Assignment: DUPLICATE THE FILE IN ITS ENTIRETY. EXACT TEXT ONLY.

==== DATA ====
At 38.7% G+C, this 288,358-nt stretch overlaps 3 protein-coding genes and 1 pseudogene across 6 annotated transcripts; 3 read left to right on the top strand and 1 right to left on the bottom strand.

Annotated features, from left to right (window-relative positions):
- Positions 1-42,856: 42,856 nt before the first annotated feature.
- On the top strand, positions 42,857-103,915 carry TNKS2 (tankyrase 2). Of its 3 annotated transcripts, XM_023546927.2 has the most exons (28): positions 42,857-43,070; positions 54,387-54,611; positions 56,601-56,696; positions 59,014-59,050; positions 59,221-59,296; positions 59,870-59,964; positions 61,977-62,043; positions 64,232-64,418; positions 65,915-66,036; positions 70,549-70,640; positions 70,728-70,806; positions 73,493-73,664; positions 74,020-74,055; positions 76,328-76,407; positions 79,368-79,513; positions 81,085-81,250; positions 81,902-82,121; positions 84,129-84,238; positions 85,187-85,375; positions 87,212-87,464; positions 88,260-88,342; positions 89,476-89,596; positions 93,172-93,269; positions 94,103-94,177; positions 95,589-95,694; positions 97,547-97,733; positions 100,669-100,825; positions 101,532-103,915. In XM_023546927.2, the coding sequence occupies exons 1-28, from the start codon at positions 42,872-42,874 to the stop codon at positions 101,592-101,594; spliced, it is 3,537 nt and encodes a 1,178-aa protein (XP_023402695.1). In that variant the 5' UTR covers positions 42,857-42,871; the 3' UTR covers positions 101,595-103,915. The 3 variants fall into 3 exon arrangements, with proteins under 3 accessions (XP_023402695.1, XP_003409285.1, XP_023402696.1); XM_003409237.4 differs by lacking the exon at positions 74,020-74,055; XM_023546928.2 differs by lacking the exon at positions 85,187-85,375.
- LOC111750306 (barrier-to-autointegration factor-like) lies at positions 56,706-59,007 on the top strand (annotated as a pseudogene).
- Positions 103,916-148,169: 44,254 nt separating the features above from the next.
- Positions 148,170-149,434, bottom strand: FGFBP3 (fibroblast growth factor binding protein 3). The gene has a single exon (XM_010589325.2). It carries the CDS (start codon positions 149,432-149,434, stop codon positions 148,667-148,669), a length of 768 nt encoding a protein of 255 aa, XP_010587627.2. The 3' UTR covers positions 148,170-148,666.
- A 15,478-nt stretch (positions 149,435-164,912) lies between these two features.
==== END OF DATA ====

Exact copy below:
At 38.7% G+C, this 288,358-nt stretch overlaps 3 protein-coding genes and 1 pseudogene across 6 annotated transcripts; 3 read left to right on the top strand and 1 right to left on the bottom strand.

Annotated features, from left to right (window-relative positions):
- Positions 1-42,856: 42,856 nt before the first annotated feature.
- On the top strand, positions 42,857-103,915 carry TNKS2 (tankyrase 2). Of its 3 annotated transcripts, XM_023546927.2 has the most exons (28): positions 42,857-43,070; positions 54,387-54,611; positions 56,601-56,696; positions 59,014-59,050; positions 59,221-59,296; positions 59,870-59,964; positions 61,977-62,043; positions 64,232-64,418; positions 65,915-66,036; positions 70,549-70,640; positions 70,728-70,806; positions 73,493-73,664; positions 74,020-74,055; positions 76,328-76,407; positions 79,368-79,513; positions 81,085-81,250; positions 81,902-82,121; positions 84,129-84,238; positions 85,187-85,375; positions 87,212-87,464; positions 88,260-88,342; positions 89,476-89,596; positions 93,172-93,269; positions 94,103-94,177; positions 95,589-95,694; positions 97,547-97,733; positions 100,669-100,825; positions 101,532-103,915. In XM_023546927.2, the coding sequence occupies exons 1-28, from the start codon at positions 42,872-42,874 to the stop codon at positions 101,592-101,594; spliced, it is 3,537 nt and encodes a 1,178-aa protein (XP_023402695.1). In that variant the 5' UTR covers positions 42,857-42,871; the 3' UTR covers positions 101,595-103,915. The 3 variants fall into 3 exon arrangements, with proteins under 3 accessions (XP_023402695.1, XP_003409285.1, XP_023402696.1); XM_003409237.4 differs by lacking the exon at positions 74,020-74,055; XM_023546928.2 differs by lacking the exon at positions 85,187-85,375.
- LOC111750306 (barrier-to-autointegration factor-like) lies at positions 56,706-59,007 on the top strand (annotated as a pseudogene).
- Positions 103,916-148,169: 44,254 nt separating the features above from the next.
- Positions 148,170-149,434, bottom strand: FGFBP3 (fibroblast growth factor binding protein 3). The gene has a single exon (XM_010589325.2). It carries the CDS (start codon positions 149,432-149,434, stop codon positions 148,667-148,669), a length of 768 nt encoding a protein of 255 aa, XP_010587627.2. The 3' UTR covers positions 148,170-148,666.
- A 15,478-nt stretch (positions 149,435-164,912) lies between these two features.